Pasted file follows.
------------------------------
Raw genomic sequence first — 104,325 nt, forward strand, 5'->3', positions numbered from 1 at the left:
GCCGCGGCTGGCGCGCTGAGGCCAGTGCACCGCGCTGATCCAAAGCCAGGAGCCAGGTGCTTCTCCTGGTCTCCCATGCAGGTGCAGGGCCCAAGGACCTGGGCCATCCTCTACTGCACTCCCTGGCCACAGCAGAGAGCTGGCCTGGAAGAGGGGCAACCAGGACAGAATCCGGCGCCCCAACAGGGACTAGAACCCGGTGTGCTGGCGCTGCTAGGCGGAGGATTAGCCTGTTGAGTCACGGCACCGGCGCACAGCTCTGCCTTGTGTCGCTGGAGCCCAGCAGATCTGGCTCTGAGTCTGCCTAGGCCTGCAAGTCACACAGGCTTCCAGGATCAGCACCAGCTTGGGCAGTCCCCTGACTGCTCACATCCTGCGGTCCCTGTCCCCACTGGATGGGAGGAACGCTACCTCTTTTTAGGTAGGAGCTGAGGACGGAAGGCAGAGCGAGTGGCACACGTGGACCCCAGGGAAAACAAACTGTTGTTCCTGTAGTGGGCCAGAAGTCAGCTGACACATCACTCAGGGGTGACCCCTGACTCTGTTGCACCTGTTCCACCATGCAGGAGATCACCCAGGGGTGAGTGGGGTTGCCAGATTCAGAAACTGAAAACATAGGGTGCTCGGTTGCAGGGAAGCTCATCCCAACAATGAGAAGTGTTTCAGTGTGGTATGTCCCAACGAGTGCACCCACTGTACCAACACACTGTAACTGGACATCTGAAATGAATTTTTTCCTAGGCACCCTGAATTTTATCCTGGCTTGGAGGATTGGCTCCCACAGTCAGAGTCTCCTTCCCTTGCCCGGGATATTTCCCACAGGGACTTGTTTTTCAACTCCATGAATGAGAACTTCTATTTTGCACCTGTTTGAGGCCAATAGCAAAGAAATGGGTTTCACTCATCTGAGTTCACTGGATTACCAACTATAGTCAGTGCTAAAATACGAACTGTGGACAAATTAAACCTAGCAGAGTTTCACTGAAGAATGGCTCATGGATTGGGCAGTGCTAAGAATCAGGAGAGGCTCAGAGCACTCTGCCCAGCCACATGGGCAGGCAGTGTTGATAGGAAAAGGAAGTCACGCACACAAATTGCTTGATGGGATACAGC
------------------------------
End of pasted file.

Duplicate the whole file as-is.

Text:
Raw genomic sequence first — 104,325 nt, forward strand, 5'->3', positions numbered from 1 at the left:
GCCGCGGCTGGCGCGCTGAGGCCAGTGCACCGCGCTGATCCAAAGCCAGGAGCCAGGTGCTTCTCCTGGTCTCCCATGCAGGTGCAGGGCCCAAGGACCTGGGCCATCCTCTACTGCACTCCCTGGCCACAGCAGAGAGCTGGCCTGGAAGAGGGGCAACCAGGACAGAATCCGGCGCCCCAACAGGGACTAGAACCCGGTGTGCTGGCGCTGCTAGGCGGAGGATTAGCCTGTTGAGTCACGGCACCGGCGCACAGCTCTGCCTTGTGTCGCTGGAGCCCAGCAGATCTGGCTCTGAGTCTGCCTAGGCCTGCAAGTCACACAGGCTTCCAGGATCAGCACCAGCTTGGGCAGTCCCCTGACTGCTCACATCCTGCGGTCCCTGTCCCCACTGGATGGGAGGAACGCTACCTCTTTTTAGGTAGGAGCTGAGGACGGAAGGCAGAGCGAGTGGCACACGTGGACCCCAGGGAAAACAAACTGTTGTTCCTGTAGTGGGCCAGAAGTCAGCTGACACATCACTCAGGGGTGACCCCTGACTCTGTTGCACCTGTTCCACCATGCAGGAGATCACCCAGGGGTGAGTGGGGTTGCCAGATTCAGAAACTGAAAACATAGGGTGCTCGGTTGCAGGGAAGCTCATCCCAACAATGAGAAGTGTTTCAGTGTGGTATGTCCCAACGAGTGCACCCACTGTACCAACACACTGTAACTGGACATCTGAAATGAATTTTTTCCTAGGCACCCTGAATTTTATCCTGGCTTGGAGGATTGGCTCCCACAGTCAGAGTCTCCTTCCCTTGCCCGGGATATTTCCCACAGGGACTTGTTTTTCAACTCCATGAATGAGAACTTCTATTTTGCACCTGTTTGAGGCCAATAGCAAAGAAATGGGTTTCACTCATCTGAGTTCACTGGATTACCAACTATAGTCAGTGCTAAAATACGAACTGTGGACAAATTAAACCTAGCAGAGTTTCACTGAAGAATGGCTCATGGATTGGGCAGTGCTAAGAATCAGGAGAGGCTCAGAGCACTCTGCCCAGCCACATGGGCAGGCAGTGTTGATAGGAAAAGGAAGTCACGCACACAAATTGCTTGATGGGATACAGC